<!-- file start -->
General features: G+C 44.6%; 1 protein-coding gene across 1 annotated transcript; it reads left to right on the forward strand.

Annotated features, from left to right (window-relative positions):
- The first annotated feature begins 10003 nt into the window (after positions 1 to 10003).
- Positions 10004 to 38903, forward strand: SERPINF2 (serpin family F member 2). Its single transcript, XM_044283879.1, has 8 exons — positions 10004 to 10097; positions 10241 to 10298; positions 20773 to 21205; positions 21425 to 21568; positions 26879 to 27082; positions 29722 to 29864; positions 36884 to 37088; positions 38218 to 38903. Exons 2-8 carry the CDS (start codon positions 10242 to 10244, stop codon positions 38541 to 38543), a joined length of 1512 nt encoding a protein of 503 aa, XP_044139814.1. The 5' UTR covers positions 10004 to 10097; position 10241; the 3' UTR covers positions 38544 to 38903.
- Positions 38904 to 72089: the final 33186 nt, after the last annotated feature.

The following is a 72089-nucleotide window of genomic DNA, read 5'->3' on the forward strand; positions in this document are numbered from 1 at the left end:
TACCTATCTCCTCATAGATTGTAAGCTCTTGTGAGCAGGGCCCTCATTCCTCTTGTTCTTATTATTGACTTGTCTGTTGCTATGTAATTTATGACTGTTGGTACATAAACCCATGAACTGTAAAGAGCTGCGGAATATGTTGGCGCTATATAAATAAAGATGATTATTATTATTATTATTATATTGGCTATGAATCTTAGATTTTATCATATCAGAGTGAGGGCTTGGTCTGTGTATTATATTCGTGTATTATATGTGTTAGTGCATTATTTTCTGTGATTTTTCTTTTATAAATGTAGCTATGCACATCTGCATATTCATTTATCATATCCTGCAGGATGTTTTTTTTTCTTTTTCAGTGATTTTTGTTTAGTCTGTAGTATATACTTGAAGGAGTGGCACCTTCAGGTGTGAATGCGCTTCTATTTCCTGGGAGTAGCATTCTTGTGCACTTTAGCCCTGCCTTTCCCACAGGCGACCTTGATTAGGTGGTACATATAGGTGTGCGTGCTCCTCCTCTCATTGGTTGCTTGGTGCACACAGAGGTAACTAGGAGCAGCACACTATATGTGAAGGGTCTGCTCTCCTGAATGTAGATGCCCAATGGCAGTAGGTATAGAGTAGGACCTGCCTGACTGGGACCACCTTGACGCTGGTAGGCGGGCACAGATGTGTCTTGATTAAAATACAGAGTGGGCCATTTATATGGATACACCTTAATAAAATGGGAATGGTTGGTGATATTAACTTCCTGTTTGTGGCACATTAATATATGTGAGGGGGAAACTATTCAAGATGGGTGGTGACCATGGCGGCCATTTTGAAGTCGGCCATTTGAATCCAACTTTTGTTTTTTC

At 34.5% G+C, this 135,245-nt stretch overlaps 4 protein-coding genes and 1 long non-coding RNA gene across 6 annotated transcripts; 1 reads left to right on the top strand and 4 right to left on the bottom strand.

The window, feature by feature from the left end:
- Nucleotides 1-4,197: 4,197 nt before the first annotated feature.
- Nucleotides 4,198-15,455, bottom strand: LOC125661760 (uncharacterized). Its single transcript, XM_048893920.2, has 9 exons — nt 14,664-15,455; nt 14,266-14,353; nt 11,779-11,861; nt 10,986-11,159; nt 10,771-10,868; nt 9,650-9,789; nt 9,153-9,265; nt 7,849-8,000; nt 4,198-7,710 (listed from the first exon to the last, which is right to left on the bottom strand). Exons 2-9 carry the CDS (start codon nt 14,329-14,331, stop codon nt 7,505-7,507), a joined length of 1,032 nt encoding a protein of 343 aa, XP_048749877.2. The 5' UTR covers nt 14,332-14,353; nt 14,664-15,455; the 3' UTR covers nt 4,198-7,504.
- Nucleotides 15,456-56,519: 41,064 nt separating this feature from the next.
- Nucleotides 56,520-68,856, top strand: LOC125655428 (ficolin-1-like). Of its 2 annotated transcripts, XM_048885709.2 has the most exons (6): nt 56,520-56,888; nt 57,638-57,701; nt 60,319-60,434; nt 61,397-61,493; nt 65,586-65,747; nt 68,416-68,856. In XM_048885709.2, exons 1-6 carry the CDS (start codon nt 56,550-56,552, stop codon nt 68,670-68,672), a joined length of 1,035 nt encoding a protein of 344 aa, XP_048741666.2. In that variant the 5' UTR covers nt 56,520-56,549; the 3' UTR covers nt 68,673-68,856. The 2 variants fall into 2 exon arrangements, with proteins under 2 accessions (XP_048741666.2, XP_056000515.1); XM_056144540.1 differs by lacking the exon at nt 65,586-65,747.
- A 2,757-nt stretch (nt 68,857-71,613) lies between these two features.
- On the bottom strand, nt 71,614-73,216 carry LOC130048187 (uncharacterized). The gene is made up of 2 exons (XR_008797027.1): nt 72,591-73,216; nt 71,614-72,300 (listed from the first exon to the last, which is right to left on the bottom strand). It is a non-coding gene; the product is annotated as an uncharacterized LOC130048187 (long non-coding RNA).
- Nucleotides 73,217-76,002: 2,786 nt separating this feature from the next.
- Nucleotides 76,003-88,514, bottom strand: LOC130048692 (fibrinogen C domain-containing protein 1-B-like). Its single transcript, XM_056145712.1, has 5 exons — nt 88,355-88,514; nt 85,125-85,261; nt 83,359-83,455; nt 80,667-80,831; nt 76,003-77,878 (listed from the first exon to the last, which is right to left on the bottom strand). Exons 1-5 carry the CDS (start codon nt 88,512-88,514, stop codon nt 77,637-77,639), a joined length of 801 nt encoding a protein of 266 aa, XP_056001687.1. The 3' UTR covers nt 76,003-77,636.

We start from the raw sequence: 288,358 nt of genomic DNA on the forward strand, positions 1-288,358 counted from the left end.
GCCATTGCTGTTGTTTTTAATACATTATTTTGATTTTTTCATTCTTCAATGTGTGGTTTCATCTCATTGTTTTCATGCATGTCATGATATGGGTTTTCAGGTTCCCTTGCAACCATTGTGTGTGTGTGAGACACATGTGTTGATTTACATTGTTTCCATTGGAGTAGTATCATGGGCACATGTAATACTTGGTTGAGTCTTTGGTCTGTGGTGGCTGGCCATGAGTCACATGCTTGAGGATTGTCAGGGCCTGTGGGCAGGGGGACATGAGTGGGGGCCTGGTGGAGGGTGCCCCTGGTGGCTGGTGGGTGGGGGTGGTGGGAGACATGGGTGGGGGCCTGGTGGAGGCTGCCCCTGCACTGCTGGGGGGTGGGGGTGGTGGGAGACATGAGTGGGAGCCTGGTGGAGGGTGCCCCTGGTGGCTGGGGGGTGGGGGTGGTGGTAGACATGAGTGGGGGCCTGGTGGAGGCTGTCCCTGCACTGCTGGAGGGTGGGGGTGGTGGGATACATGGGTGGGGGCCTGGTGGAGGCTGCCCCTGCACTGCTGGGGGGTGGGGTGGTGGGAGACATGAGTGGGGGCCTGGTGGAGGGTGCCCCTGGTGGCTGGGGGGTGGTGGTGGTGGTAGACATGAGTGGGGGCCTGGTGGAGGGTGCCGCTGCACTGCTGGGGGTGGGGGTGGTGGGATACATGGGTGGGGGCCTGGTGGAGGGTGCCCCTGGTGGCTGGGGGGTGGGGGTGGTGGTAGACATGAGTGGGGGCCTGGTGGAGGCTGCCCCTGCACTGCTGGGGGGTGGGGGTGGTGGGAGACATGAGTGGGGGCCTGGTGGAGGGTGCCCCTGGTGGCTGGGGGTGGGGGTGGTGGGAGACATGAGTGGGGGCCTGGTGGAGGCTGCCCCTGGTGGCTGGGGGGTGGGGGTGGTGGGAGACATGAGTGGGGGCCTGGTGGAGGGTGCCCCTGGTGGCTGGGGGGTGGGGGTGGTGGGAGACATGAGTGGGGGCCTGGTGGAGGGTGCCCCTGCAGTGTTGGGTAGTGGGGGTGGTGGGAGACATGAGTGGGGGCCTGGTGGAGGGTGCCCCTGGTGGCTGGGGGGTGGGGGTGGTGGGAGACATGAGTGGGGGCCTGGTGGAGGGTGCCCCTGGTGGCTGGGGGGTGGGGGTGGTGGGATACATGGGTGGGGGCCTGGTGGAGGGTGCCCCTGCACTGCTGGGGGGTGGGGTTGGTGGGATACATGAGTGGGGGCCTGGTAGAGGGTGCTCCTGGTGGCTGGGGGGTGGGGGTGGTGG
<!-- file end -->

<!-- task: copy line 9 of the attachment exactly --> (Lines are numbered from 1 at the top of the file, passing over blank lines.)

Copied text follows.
The window, feature by feature from the left end: